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It’s a sad day when you wake to find that your favourite music group has disbanded. The demise of indie pop five-piece Snakadaktal brought on a barrage of despair amongst their fans: it seemed they were not even at the height of their potential success when they announced the split, citing the desire to explore separate pursuits as the catalyst.
But out of the void that Snakadaktal left has emerged light – or more specifically, Two People, a duo comprised of Snakadaktal alumni Phoebe Lou and Joey Clough. While the pair's debut single, Fading, has elements of the dream pop of the former band, this reincarnation feels darker. Lou's vocals remain as atmospheric as ever, and it is refreshing to hear her native Australian inflection hasn't disappeared. Electronics elevate the sound; the kind you want to be listening to on a night that carries on into morning.
Here, Lou chats to RUSSH about Two People and the creative freedom that can come with downsizing.
Why did you decide to reform as Two People?
Luckily, nobody made us, we really wanted to. In May 2014, Joey and I met for a tea one day and decided that it had to happen. We said, let's aim small. Let's not aim big and be underwhelmed. We wrote stuff down on paper and I felt like we had worked life out, for that moment. Two People is something that has been in the works for about 6 years. We followed the path that fell into our laps and we experienced so much. Now we are here. More here.
Do you work well as a duo?
Yes. We know each other like family. Our ideas are so different, but our sound always ends up as one. I am not into big groups, I can't spread thin. Like conversation, I think creating something between just two people is where I am most productive, most alive.
What's the story behind your debut track, Fading?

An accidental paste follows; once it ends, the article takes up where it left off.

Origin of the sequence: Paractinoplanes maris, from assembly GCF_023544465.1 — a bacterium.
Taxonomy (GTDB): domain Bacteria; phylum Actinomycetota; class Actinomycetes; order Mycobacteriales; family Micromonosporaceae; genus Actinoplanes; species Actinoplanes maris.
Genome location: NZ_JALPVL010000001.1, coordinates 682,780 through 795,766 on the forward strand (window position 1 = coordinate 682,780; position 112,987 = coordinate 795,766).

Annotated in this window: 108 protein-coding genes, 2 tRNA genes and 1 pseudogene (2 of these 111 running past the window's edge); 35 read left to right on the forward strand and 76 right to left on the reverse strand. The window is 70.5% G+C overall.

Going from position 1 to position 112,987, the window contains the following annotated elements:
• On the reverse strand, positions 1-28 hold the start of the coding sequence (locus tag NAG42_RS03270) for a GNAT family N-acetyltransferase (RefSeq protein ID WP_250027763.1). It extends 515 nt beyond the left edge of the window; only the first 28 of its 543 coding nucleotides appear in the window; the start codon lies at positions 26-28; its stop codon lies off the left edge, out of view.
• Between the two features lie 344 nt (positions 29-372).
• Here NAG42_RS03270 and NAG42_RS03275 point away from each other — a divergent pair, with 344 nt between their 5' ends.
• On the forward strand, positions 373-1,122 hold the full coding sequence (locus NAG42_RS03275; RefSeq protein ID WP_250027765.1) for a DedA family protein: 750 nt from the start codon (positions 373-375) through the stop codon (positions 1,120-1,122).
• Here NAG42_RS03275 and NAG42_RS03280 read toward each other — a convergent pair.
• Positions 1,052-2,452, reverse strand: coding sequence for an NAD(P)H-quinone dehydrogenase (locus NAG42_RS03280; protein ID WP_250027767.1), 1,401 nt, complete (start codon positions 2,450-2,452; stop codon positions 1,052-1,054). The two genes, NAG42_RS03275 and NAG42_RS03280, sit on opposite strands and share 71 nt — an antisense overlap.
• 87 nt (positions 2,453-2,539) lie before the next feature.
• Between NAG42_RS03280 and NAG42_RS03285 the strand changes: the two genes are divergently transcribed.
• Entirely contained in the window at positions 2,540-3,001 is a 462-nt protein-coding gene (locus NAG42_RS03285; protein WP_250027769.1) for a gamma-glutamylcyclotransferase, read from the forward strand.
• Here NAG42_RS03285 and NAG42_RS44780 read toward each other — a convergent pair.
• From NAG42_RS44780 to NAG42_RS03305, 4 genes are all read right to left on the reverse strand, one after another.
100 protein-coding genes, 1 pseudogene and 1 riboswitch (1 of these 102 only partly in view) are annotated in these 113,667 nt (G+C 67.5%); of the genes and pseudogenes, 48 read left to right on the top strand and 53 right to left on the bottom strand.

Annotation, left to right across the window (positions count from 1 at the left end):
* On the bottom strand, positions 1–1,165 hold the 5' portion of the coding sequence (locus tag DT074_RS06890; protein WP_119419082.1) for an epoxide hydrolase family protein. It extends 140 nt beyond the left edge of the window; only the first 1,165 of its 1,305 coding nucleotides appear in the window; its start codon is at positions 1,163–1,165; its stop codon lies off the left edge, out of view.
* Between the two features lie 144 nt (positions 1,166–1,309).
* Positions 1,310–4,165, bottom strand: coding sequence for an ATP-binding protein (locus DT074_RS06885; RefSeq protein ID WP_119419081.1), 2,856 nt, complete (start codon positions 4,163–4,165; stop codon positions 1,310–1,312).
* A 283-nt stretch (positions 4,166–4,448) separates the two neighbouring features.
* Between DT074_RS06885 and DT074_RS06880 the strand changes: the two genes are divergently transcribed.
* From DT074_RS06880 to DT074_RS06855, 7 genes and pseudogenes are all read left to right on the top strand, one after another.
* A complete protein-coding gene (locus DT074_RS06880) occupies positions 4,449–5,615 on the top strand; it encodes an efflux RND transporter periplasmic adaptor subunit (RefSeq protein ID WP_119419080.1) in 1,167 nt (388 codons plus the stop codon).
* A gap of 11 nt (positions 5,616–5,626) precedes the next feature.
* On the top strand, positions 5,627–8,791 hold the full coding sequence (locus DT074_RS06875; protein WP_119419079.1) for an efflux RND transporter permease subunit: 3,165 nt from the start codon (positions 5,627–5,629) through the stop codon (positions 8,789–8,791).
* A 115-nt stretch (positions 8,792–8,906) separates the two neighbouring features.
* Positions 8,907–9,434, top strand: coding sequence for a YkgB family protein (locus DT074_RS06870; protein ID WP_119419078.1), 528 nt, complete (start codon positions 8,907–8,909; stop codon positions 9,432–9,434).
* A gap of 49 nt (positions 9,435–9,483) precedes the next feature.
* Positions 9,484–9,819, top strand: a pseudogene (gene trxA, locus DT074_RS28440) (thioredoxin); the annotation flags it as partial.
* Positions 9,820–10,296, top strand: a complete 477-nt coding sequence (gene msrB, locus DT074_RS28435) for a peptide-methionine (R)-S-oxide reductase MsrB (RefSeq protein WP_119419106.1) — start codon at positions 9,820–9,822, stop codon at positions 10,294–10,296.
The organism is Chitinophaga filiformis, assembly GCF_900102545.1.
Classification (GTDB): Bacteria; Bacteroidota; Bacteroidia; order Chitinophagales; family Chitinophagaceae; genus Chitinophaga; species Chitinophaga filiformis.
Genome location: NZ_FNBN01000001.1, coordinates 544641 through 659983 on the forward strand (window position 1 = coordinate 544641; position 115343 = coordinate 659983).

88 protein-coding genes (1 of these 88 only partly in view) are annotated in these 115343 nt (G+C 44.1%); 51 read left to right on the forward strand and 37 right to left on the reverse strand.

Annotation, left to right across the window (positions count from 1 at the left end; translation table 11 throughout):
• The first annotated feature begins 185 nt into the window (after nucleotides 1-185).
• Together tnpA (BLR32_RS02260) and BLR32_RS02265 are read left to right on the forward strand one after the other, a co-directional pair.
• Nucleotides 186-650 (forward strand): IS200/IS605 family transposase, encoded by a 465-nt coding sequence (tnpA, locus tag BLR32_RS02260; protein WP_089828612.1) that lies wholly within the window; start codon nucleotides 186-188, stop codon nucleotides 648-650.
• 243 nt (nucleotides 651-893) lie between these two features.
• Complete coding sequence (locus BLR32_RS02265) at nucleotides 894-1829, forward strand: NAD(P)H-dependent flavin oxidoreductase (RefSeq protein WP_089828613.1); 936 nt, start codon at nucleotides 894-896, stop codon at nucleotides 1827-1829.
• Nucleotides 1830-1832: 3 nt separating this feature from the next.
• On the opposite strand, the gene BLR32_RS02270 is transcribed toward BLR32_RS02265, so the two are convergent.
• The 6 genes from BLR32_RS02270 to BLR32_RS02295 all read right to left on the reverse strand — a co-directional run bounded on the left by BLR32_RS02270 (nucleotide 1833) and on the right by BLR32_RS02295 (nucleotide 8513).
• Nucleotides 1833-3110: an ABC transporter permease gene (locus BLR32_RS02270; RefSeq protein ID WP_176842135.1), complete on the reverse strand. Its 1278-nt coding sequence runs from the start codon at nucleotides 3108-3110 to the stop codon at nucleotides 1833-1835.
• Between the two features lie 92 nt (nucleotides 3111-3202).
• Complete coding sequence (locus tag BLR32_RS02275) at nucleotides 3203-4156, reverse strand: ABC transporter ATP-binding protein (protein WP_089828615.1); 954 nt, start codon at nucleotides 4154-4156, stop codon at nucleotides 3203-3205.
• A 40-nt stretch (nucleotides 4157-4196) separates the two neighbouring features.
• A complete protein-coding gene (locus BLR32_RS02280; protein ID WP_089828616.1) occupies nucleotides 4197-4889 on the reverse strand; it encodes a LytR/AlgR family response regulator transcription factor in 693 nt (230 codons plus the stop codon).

Fading talks about that something that became weak. A relationship that fell away. When we first wrote Fading I remember thinking it could be played in gnarly clubs, I now realise that will probably never happen.
Did you deliberately try to deviate away from the sound of your Snakadaktal days?
No, that isn't a conscious thought. I don't believe that what I write is ever a reaction to my other work, but it may be a reaction to what I am living. So in that sense we are always defining our sound, and the sounds that will happen next. The difference in our sound now is because we are a different group, as well as the growth in us and the growth in our direction. Up until this point my direction has felt unclear.
How has your approach to songwriting and recording changed since you started Snakadaktal?
I have more focus. More oomph. We are producing our music ourselves now so our brains go into every aspect of the detail. It can be exhausting, which I love. My approach to songwriting has changed, yes, particularly lyrically. I have more courage now.
Who are your musical influences?
There’s a lot of music out there that inspires me. However I don't draw from that in my own songwriting. Like making dinner, it isn't about recipes or research on something that has worked before. I am more interested in telling stories, questions and moments that I live and feel, stories that I want to eat, finding something to chew, music I enjoy. Air, The National, Lana.
What's next for you?
We have an album in the works. We are currently finishing it, bit by bit, in our studio. We cannot wait.